THEATRE new shows
edinburgh university theatre company
a new production of the classic restoration farce
She Stoops To Conquer b Oliver Gblldsmith
Tuesday 24th —- Saturday 28th November
Doors 6.45pm Start 7.30pm
at the bec-fzam Forrest Road
Information 0131 225 9873
m the Stud/.08 www.crtz.co.uk
The Citizens' Company presents
The Killing of
Sister George by Frank Marcus 3 - 23 December lhe WeII-onetl eItIerIy district nurse from a long-running soap opera has to the. Times change, ratings count. She's got I() gt).... , "lnnocuousl They're trying to kill me and you call that innocuous. Somebocly's leakecl it to her - another Australian probably. The place is rampant with them: they’re multiplying like rabbits. "
by Robert David MacDonald 2 - 23 December
,'\\ HitIer and Allussohni carve up Europe in the next room, their mistresses, Eva Braun and Clara Pelacci, stage their own conference of war.
"Who am I? fraulein No-l’rivate—Lil‘e. My
friend promises me when the war is over'
I shall go to Hollywood to play myself in the film oi’liis life - but they will probably
say I am too tall for the part. " 0141 429 0022
88 THE “ST 19 Nov—3 Dec 1998
Glasgow: Citizens' Stalls Studio, Wed 2—Wed 23 Dec (free preview, Tue 1 Dec).
It’s said that behind every successful man there’s a strong woman. If Summit Conference is to be believed, the adage holds true for fascist dictators. Robert David MacDonald's play, which he is directing for a new studio production, depicts a meeting between Eva Braun and Carla Petacci, held while their significant others - Messrs Hitler and Mussolini — were busy carving up the world in the next room.
Written and first performed in the mid-70s, the play is a slice of historical fantasy, inspired when MacDonald was translating Schiller’s Mary Stuart. ’The central episode is an entirely fictitious but dramatically necessary confrontation of the two main characters,’ explains MacDonald. 'Elizabeth never met Mary — and nor, to my knowledge, did the two women in Summit Conference.’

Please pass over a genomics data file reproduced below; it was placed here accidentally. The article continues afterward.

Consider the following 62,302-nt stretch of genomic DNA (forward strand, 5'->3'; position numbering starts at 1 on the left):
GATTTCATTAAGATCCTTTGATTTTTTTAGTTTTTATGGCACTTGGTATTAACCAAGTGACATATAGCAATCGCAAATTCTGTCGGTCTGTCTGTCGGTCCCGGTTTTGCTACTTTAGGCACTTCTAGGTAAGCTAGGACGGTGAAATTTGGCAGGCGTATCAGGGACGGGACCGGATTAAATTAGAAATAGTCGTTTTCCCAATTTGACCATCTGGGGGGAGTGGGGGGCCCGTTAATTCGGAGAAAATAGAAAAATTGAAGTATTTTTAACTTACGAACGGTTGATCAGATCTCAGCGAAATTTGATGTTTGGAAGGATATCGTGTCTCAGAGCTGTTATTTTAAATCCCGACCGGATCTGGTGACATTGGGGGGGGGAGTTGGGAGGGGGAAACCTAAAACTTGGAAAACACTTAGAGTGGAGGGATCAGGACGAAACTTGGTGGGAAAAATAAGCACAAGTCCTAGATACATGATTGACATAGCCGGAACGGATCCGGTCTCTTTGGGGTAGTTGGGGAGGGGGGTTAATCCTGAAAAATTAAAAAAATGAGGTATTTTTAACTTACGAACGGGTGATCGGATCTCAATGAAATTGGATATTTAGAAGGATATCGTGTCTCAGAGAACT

Of course historical accuracy is hardly the point. ’lt’s more about sex than it is about politics,’ says MacDonald. 'It’s about peOple being coerced into behaviour that they would normally commit; and how the Alice In Wonderland logic made people into things that they were probably not by nature.’
Those currently fulminating about gay cabals in Government should note that the heterosexual libido is equally vulnerable to such coercion. (Andrew Burnet)
The Killing Of Sister George
Glasgow: Citizens' Circle Studio, Thu 3—Wed 23 Dec.
Most people WlII know The Killing Of Sister George in its film version, which
Robert David MacDonald in the Citizens' production of Cat On A Hot Tin Roof
? starred Beryl Reid as the volatile actress whose world crumbles when her character
E cheered and laughed as a vicious I campaign of Violence and vandalism ; was unleashed against the Jewish 2 community throughout the country.
recent play takes these events, known
is due to be axed from the soap opera which made her name. in Frank Marcus’s play, George was a radio performer but Kenny Miller, who is directing and deSIgning a new production for the Citizens’, has followed the film in giving her television personality status. In a neat example of life imitating art, Citizens' regular Anne Myatt, who also stars in Scottish Televrsion’s High Road, will play George,
This is the fifth play Miller has directed at the Citizens’, where he is more usually renowned for his striking set desrgns. He has modernised the text, removing the 60s references to place more emphasis on the central destructive relationship between George and her younger girlfriend Childie.
’lt’s a good experience for me to get into the psyche of the power struggle between women rather than the LiStial man and woman power struggle,’ says Miller. ’There are very few plays as powerful as this that have really strong
women’s parts. I hope people view it as a human condition rather than a kitsch ,
period piece ' (Fiona Shepherd)
Glasgow: Ramshorn Theatre, until Sat 21 Nov. East Kilbride Arts Centre, Fri 27—Sun 29 Nov.
In November 1938, German citizens
Set in Brooklyn, Arthur Miller’s most
as Kristallnacht, as the starting pomt for an exploration of American JeWIsh identity. Like all Miller's work, it tackles public iSSLies through an intimate personal crisis. Syvlia Gellburg loses the use of her legs in response to Krystallnacht: this in turn reveals devastating flaws in her marriage,
Crystal nightmares: lnnes West and Aileen Waite in Broken Glass
Broken Glass was performed in Glasgow by the Royal National Theatre in lvlay I 1995, but the play's f:rst Scottish production opens this fortnight, directed by
Michael Emans for Rapture Theatre Company. ’The staging is very minimal,’ says Emans 'I want to get fluidin between scenes and let the text breathe and take flight '
Emans believes this simple approach \VIII release the play’s ’difficult emotions’ and symbolic content. ’SyIVia has been livmg a lie for so many years, but she can‘t
' T'Jll away from her marnage,‘ he says ’Her physical condition is the end result of that.’ (Andrew Burnet)